First-in-Class Bifunctional EGFR/ TGF-β Inhibitor Shows Promising Activity in Metastatic Head and Neck Cancers, Especially When Given with Immunotherapy

Combination therapy demonstrates effectiveness in first-line treatment setting

BCA101, a first-in-class bifunctional inhibitor of epidermal growth factor receptor (EGFR) and transforming growth factor beta (TGF-β), shows encouraging antitumor activity, especially when combined with the immune checkpoint inhibitor pembrolizumab, and is well tolerated as first-line therapy in patients with recurrent, metastatic head and neck squamous cell carcinoma (SCC).

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An interim analysis of an open-label dose expansion cohort of a phase 1 study showed an overall response rate of 48% and a clinical benefit rate of 74% with the combination of BCA101 and pembrolizumab in a first-line setting in 31 evaluable patients with recurrent, metastatic head and neck SCC. Among patients whose tumors were negative for HPV, reflecting a more aggressive disease course, the ORR was 65%.

The data were presented at the 2023 American Society of Clinical Oncology (ASCO) annual meeting. Emrullah Yilmaz, MD, PhD, Associate Director of Precision Oncology at Cleveland Clinic is coinvestigator in the study and co-author of the abstract. Cleveland Clinic continues to enroll patients into further dose expansion cohorts.

Response to monotherapy is limited

“Pembrolizumab has been used for the treatment of recurrent metastatic head and neck cancer in the front line,” Dr. Yilmaz says. “The use of immunotherapy depends on the expression level of the biomarker PD-L1. If PD-L1 is positive, then pembrolizumab alone can be used but response rates to pembrolizumab monotherapy are limited, so it is often combined with chemotherapy, which improves the initial response.”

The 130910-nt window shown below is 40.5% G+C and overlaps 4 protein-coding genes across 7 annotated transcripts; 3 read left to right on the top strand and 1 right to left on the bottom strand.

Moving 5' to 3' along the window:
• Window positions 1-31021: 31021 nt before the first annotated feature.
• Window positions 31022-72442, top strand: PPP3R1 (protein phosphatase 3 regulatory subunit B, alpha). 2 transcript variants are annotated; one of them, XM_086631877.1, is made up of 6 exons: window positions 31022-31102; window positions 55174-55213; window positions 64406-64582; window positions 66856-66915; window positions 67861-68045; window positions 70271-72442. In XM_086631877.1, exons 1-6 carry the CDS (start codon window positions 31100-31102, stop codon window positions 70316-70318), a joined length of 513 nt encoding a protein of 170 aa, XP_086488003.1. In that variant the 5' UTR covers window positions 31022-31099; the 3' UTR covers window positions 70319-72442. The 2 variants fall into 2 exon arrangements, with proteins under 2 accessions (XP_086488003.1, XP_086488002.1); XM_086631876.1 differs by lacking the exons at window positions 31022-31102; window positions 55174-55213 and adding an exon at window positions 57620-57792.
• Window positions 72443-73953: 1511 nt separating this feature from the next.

The problem is that toxicity prevents long-term use of chemotherapy, so responses are not durable. “That’s why we need better strategies to improve the effectiveness of the immunotherapy—we would like more durable responses,” he says.

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BCA101 is bifunctional EGFR antibody fused to a TGF-β immune modulating payload, which has demonstrated clinical activity as monotherapy. EGFR is a well-known target for head and neck cancer, he said. Cetuximab is an EGFR-targeting antibody currently used in this setting but it has limited efficacy as a single agent. “We would expect a stronger response to BCA101 because it also targets TGF-β, and TGF-β is commonly expressed in head and neck cancers and can lead to an immunosuppressive tumor microenvironment,” Dr. Yilmaz says. “This explains the potential that targeting TGF-β along with EGFR might enhance the effectiveness of an immune checkpoint inhibitor.”

The safety of the combination in treating recurrent metastatic head and neck SCC was established in a prior dose escalation cohort of subjects with EGFR-driven advanced solid tumors refractory to standard of care, which determined a tolerable dose with promising clinical activity to be 1,500 mg of BCA101 intravenously given on days 1, 8 and 15, with pembrolizumab given at 200 mg intravenously on day 1, every 21 days. A total of 33 patients with recurrent metastatic head and neck SCC with a PD-L1 combined positive score ≥1 have been enrolled in the single-arm dose expansion cohort, 31 of whom had restaging scans and thus were evaluable. Eligible patients could not have received prior systemic therapy for recurrent or metastatic disease.

The most common primary subsites in the dose expansion study were oropharynx (n=19; 58%), twelve of which were HPV/p16-positive, and oral cavity (n=10; 30%). Twenty-five (76%) patients had distant metastatic disease. While the median progression-free survival in HPV-negative subjects has not been reached, 7 patients have ongoing responses with at least 6.6 months of progression-free survival.

In the HPV-negative subset, the best response was partial response in seven patients and stable disease in three. In the HPV-positive group, there was one partial response and one patient with stable disease as best response.

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Twenty-four (73%) patients developed acneiform rash, which is a well-known side effect from EGFR-based treatment and is easily managed. Two patients had grade 3 acneiform rash, and the remaining 22 had grade 1 or grade 2 rash. Three patients (9%) discontinued treatment due to grade 3 or 4 toxicities.

Whether the combination remains tolerable over the long term and whether responses are maintained remain to be determined. “The responses observed in HPV-negative patients are promising and it will be encouraging if patients can tolerate this combination for an extended time,” says Dr. Yilmaz.